The Organic Seed Alliance (OSA) advances the ethical development and stewardship of seeds. One way that they protect seed stock for current and future needs is through political action. Recently, OSA organized around genetically engineered (GE) wheat contamination in Oregon. This work included delivering a letter signed by 150 farm organizations and businesses to the U.S. Secretary of Agriculture about the inadequacies of U.S. GE crop regulations; convening weekly calls with stakeholders; and arranging a farmer fly-in to Washington, D.C. to meet with the Secretary and members of Congress.
Farm Aid supported the two farmers who attended this fly-in. One of them, Clint Lindsey, an Oregon conventional and organic wheat grower, said he appreciated OSA’s “boots-on-the-ground work in policy and advocacy that protects our way of life.” Organic seed stewardship is about much more than cultivating crops, it requires organizations like OSA to stand up and fight.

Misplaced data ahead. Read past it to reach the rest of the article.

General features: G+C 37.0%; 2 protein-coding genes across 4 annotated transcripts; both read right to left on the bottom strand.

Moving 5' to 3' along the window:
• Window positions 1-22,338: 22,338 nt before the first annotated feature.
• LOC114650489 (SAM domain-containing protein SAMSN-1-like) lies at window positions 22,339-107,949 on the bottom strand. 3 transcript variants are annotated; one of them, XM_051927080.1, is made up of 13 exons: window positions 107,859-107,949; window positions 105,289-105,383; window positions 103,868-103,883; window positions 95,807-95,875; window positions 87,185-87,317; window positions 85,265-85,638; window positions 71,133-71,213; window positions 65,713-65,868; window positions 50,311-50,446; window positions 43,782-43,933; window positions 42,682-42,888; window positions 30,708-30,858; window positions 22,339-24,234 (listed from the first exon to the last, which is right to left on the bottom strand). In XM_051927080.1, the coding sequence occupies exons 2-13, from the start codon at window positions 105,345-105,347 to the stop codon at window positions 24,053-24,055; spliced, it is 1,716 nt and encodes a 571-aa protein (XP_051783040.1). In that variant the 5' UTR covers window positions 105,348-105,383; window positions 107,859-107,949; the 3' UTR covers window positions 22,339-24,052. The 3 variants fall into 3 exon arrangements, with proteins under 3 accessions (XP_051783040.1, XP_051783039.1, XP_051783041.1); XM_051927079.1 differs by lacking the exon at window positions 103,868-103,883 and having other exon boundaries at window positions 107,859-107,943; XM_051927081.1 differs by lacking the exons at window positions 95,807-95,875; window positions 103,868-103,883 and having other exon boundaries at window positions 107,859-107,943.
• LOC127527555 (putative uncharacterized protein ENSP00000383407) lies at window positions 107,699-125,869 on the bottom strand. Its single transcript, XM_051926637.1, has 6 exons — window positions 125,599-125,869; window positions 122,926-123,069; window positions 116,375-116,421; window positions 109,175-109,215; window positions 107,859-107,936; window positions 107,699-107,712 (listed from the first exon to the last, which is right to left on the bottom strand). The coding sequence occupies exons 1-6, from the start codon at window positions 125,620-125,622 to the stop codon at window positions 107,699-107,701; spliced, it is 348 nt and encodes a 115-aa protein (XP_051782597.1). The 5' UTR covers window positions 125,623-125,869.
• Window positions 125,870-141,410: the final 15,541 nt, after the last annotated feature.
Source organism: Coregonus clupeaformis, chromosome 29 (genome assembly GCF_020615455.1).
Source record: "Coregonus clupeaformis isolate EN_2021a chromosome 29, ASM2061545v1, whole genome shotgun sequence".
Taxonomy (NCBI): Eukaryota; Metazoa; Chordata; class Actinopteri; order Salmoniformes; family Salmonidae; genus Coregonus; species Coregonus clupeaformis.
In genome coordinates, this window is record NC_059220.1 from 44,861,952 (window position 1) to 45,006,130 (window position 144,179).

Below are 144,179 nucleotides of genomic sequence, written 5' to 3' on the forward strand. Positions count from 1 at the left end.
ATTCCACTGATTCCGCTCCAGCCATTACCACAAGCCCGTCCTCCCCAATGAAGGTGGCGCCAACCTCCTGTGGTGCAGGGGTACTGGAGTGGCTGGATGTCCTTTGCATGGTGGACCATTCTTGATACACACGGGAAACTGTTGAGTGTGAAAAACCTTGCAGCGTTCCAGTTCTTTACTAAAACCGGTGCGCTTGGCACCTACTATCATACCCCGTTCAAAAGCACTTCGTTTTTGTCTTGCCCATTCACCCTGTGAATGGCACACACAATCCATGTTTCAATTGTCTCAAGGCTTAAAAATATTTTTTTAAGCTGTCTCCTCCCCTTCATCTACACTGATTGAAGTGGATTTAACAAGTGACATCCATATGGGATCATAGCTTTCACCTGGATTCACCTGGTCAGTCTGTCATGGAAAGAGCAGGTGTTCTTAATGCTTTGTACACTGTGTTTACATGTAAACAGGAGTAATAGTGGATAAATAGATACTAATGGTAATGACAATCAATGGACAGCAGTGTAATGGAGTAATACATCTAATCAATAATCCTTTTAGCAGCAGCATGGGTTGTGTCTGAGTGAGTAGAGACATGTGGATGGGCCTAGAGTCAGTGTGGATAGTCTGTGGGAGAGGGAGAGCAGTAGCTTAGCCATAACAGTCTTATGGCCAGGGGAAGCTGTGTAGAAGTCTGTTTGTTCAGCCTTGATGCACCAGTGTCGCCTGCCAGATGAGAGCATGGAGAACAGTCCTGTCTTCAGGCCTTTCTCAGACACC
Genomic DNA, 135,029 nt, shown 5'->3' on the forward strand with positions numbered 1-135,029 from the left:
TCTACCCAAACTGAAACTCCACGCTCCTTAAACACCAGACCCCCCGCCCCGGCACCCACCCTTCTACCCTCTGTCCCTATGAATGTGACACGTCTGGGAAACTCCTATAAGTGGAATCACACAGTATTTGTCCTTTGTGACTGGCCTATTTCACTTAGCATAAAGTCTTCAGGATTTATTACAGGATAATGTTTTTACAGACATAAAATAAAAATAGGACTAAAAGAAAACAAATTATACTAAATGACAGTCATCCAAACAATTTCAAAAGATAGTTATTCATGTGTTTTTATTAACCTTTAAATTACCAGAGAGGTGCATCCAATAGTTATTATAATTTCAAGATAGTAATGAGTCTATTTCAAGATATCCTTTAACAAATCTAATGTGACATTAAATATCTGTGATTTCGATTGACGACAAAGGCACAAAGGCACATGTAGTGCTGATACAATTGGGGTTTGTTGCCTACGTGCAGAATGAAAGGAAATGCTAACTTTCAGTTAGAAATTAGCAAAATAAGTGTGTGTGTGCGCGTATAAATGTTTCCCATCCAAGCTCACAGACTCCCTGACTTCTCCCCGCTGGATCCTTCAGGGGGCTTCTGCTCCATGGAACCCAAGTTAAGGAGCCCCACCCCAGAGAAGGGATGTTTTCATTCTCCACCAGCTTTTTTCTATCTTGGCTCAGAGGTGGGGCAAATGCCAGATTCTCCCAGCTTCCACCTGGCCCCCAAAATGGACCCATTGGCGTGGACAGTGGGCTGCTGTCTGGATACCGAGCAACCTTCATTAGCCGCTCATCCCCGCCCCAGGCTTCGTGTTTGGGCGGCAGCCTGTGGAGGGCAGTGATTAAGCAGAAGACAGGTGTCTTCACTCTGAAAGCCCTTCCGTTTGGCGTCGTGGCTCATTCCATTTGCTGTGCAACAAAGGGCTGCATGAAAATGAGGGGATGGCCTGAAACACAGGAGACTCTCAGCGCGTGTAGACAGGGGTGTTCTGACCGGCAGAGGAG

Organic Seed Alliance believes that seeds belong in the hands of people, not in the hands of patent owners. Farm Aid helps them make this vision a reality. “There are few funding organizations that enthusiastically support seed-specific advocacy efforts. This includes the urgent work to confront GMOs [genetically modified organisms], seed industry consolidation and patents on seed, while promoting the alternative: organic seed systems developed by and for farmers. Farm Aid’s support has allowed Organic Seed Alliance to address threats to seed integrity and sovereignty, and to advocate for the important role farmers play in saving, improving and ultimately controlling their seed supply.”